The University of Maryland, led by Dr. Kathleen Neuzil and Dean E. Albert, has secured a research contract of over $200 million over seven years. One of the largest of its kind, the Center for Vaccine Development and Global Health (CVD) at the University of Maryland School of Medicine (UMSOM) received the funding from the National Institute of Allergy and Infectious Diseases (NIAID) and includes an initial $2.5 million to conduct clinical testing of influenza services.
Influenza, a contagious respiratory illness, is one of the greatest infectious disease threats to health and well-being. The disease impacted 43 million people in the U.S. alone during the 2018-2019 season, according to the Centers for Disease Control and Prevention (CDC). While current vaccines are our best tool to protect against influenza and its complications, the CVD CIVIC will address the urgent need for novel vaccines that provide broad and long-lasting protection.
The NIAID Collaborative Influenza Vaccine Innovation Center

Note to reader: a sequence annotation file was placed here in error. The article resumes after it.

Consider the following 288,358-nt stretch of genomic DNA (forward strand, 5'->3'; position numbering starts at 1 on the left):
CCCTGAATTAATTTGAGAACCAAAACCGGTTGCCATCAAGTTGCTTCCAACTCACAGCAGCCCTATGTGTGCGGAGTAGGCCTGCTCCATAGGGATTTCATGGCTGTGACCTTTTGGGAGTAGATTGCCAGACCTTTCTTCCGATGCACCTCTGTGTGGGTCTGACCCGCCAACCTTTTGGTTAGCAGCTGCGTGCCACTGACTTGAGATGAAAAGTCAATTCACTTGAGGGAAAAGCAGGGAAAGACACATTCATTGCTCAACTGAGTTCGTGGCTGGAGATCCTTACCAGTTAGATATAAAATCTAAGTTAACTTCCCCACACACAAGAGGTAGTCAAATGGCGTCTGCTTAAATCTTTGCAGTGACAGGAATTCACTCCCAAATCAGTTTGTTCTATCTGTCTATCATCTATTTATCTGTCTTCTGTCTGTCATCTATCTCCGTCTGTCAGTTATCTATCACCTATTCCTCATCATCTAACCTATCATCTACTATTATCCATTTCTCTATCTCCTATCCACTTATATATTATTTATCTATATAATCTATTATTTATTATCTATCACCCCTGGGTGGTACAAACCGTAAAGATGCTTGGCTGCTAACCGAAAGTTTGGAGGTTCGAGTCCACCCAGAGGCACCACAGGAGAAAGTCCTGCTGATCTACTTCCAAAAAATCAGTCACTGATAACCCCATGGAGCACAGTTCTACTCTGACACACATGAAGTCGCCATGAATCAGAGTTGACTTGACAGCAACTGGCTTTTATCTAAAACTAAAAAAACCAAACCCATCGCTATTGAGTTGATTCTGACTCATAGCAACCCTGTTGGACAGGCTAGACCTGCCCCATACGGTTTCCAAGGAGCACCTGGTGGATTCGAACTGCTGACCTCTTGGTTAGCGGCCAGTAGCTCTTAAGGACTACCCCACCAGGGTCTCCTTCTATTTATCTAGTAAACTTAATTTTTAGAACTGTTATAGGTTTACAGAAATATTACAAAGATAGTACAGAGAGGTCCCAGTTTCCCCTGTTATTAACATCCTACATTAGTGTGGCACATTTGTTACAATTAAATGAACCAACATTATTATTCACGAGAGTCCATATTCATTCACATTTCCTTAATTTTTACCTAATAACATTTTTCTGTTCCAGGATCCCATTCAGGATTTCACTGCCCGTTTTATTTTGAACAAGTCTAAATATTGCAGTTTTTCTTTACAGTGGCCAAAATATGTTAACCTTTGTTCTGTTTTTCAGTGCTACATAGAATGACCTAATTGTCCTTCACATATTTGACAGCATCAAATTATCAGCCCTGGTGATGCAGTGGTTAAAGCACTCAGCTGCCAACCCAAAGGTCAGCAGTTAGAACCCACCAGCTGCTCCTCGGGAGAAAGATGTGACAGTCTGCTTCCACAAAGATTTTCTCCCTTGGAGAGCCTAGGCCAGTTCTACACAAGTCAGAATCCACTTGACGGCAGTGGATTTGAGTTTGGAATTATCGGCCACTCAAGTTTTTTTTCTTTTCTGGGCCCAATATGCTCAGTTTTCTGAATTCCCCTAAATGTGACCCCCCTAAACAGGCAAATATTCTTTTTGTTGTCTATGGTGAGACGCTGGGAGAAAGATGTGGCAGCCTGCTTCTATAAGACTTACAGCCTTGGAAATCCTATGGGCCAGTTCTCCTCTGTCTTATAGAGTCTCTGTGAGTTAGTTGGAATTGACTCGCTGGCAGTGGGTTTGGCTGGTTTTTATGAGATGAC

CVD will utilize the funds to 1) develop and test improved seasonal influenza vaccines and 2) conduct controlled human influenza challenge studies for NIAID Collaborative Influenza Vaccine Innovation Center (CIVICs) program— the latter part of the ultimate goal to develop a universal vaccine to protect against emerging influenza strains as well as improvements to current seasonable vaccines.
The CIVICs program includes multidisciplinary research across a large network of institutions, supporting the development of vaccine candidates through testing in pre-clinical studies, clinical trials and human challenge studies. This new CVD funding will establish the CVD CIVIC Clinical Core, with the specific goal of evaluating improved seasonal influenza vaccines and ultimately developing a universal vaccine to protect against emerging influenza strains.
CVD is a Global Lead in Vaccine Development
For over four decades CVD has worked domestically and internationally to develop, test and deploy vaccines to prevent and protect against a range of diseases, such as influenza, cholera, typhoid fever, malaria, shigellosis (bacillary dysentery), and other infectious diseases. Additionally, they have emerged as a leader in the development of vaccines to protect against emerging pathogens such as Zika and Ebola virus.
Dr. Kathleen Neuzil, Director, Center for Vaccine Development
Call to Action: Are you interested in influenza vaccine development? Consider monitoring the University of Maryland and Kathleen Neuzil who will lead the effort. Also, sign up for the TrialSite Newsletter.Source: EurekAlert!